Correct, we are right next door, and we are America’s largest trading partner.

Back to your beginning as an artist — you were 22 when you started?
Yes, and I started working professionally as an artist right away — applying for grants. My first exhibition was in 1982.

You had a BFA?
I received a Bachelor of Applied Arts from Ryerson University. Ryerson had one of the best photography courses in the country. I was able to learn about the history of photography as well as art, literature, philosophy and psychology. It was a great foundation that gave me an overview of sociology and perception. Ryerson programming was a fabulous foundation for a curious mind.

 

And you have just worked as an artist since then?
I also started a business, a print lab, which is still up and running. It has allowed us to keep a steady income and produce all my own prints from the lab.

What do you use to print?
Up to the 48-inches wide on the short dimension, I still use photo paper. I write onto Kodak photo paper.

Which means?
A digital writer. There’s a few of them: Lambda, Lightjet, and Chromira.

It’s not a true film enlarger?
It’s not an enlarger. Once I have a colour managed digital image file, it’s written onto analog photo paper. The writer is made here in California, and it’s called Chromira.

 

That’s the paper?
That’s the machine, Kodak is the paper. The Chromira gives me the ability to write onto photo paper. I find when you write on photo paper, from a digital file, there’s still actual light hitting an emulsion, a sort of dispersion and texture that visually feels more like film. I like that, but for my big oversize prints, I’m now using Canon inkjet printer. I tried Epson, Canon, HP, and a few others, but Canon has given me the nicest rendition.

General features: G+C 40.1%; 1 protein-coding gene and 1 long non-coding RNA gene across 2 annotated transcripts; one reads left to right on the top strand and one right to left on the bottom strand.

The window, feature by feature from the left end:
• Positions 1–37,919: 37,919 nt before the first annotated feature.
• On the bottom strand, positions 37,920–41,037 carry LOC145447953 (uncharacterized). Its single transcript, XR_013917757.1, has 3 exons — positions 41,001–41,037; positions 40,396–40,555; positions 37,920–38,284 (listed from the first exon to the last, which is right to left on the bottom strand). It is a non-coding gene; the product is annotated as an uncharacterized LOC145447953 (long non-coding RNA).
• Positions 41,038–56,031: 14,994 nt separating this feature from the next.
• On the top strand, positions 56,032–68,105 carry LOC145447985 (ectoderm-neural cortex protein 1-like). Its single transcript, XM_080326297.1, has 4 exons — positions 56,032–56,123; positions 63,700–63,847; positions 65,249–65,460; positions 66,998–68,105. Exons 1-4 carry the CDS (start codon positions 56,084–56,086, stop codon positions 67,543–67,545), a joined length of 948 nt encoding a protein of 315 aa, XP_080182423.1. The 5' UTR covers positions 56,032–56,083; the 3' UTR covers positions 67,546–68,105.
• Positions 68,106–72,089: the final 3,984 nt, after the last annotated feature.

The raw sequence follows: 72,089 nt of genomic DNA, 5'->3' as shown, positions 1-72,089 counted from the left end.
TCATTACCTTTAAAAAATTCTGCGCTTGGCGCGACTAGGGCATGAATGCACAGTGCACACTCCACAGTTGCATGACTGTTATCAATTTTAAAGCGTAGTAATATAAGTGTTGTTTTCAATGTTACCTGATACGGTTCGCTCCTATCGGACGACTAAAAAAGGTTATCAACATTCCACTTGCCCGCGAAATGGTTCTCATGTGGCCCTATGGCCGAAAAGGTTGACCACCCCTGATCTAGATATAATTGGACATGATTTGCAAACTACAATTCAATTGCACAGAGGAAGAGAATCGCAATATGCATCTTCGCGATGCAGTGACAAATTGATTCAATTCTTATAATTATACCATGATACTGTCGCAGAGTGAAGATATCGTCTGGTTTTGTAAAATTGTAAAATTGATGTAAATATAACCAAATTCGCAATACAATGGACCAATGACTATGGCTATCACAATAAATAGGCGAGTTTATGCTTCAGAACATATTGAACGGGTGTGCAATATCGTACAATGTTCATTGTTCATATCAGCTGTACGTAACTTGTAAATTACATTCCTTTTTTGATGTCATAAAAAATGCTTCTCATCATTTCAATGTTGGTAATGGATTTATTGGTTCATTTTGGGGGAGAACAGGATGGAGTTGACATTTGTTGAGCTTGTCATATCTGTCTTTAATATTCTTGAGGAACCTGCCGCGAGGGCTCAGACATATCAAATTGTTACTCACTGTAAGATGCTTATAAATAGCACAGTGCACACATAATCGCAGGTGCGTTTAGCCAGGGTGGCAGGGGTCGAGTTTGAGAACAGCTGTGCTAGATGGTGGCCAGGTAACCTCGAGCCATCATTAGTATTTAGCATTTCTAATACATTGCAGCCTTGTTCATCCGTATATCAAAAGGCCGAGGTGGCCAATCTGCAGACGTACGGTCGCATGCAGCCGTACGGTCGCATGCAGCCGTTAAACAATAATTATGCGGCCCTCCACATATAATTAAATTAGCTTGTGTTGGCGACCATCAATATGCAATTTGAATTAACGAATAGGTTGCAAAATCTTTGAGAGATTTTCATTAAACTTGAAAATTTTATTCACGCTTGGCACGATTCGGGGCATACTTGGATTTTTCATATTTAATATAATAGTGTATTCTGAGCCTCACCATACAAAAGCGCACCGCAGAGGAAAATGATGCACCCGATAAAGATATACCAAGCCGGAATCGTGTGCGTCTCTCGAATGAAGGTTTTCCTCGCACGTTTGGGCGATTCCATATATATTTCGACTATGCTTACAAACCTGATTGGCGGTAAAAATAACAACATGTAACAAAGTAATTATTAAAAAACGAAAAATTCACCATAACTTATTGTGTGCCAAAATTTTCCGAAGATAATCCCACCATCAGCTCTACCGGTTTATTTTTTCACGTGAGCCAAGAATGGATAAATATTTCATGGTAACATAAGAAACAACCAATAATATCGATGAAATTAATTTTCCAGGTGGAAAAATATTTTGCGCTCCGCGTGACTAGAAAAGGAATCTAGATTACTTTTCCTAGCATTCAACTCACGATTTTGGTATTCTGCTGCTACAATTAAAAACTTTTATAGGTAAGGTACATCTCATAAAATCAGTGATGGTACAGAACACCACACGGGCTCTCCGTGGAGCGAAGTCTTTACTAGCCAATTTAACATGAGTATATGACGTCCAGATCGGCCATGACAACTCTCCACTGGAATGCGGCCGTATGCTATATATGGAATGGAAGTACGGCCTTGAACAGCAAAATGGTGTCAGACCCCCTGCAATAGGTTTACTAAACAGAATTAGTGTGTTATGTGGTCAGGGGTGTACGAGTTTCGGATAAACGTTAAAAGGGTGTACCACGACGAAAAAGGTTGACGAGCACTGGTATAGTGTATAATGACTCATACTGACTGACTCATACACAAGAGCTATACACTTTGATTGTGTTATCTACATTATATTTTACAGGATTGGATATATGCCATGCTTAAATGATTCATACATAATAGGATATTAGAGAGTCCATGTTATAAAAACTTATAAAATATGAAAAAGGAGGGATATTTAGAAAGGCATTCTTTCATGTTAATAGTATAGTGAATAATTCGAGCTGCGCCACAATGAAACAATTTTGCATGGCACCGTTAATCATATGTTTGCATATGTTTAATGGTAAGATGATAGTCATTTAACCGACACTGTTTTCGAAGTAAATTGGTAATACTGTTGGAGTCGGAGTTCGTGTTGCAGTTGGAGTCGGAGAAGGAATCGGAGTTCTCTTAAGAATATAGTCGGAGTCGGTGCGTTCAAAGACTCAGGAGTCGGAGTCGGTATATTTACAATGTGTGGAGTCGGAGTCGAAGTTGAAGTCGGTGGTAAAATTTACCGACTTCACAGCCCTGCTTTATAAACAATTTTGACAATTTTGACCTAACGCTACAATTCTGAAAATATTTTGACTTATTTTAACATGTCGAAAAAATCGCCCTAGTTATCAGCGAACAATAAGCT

And the Canon uses?
Inkjet paper.

Film paper vs. inkjet, it’s pretty close?
I’ve managed to get them very close. You would be hard pressed to tell the difference.

So it’s been a big evolution in printing over the years?
I’ve been on the frontline of that world. We started in 1985 with just enlargers and color processors.

And film.
Just film—that’s all there was. In 1992 I opened up the digital lab and ran the conventional film processing side at the same time. Just three years ago we shut down the film enlargers so it’s now strictly digital. It’s been a major paradigm shift over the past 30 years, very challenging.

Technically or getting clients?
It’s just hard to survive at all. As a lab operator you constantly have to compete with your own industry. Let’s say you print with an enlarger and now everybody else is going to digital printers. The guys who use enlargers now see you are developing a technique that’s going to put them out of work. So, in a way it’s kind of a proclamation: I’m finding a new way to do your job.

 

And you have to always buy new equipment?
Well, no it’s the paradigm shift that is the issue. Let’s say I’m printing one way with an enlarger and a few lenses. That’s how I do it for 12 years. Now the world is going digital, and I’m going to take the enlarger out of the equation, so everybody who works on enlargers is out of a job, unless they learn to work in Photoshop. As a lab owner that’s the scenario I had to go through. You are literally cannibalizing one for the other; retraining some people and letting others go in order to keep up with the shift in technology — otherwise you don’t survive.

It’s like treading quicksand?
I call it a dual management problem: managing a sunset industry and managing a sunrise industry. You’re transitioning, maximizing your profit down to nothing on the sunset industry, and trying to make profits on the new operation, which is almost impossible because it’s so expensive. On the sunrise industry you are taking profits from your sunset industry, and investing. So during a paradigm shift it’s very hard to be profitable because everything you do make you have to invest in the new thing that’s coming.

Your clients are Canadians or Americans, or from all over?
Yes, London and Europe, but mostly local Canadians, as well as clients in New York and Seattle. The non-locals will often come down for a week or two to print a portfolio. The people we employ are sought-out printing technicians.

What originally attracted you to industrial landscapes? What inspired you?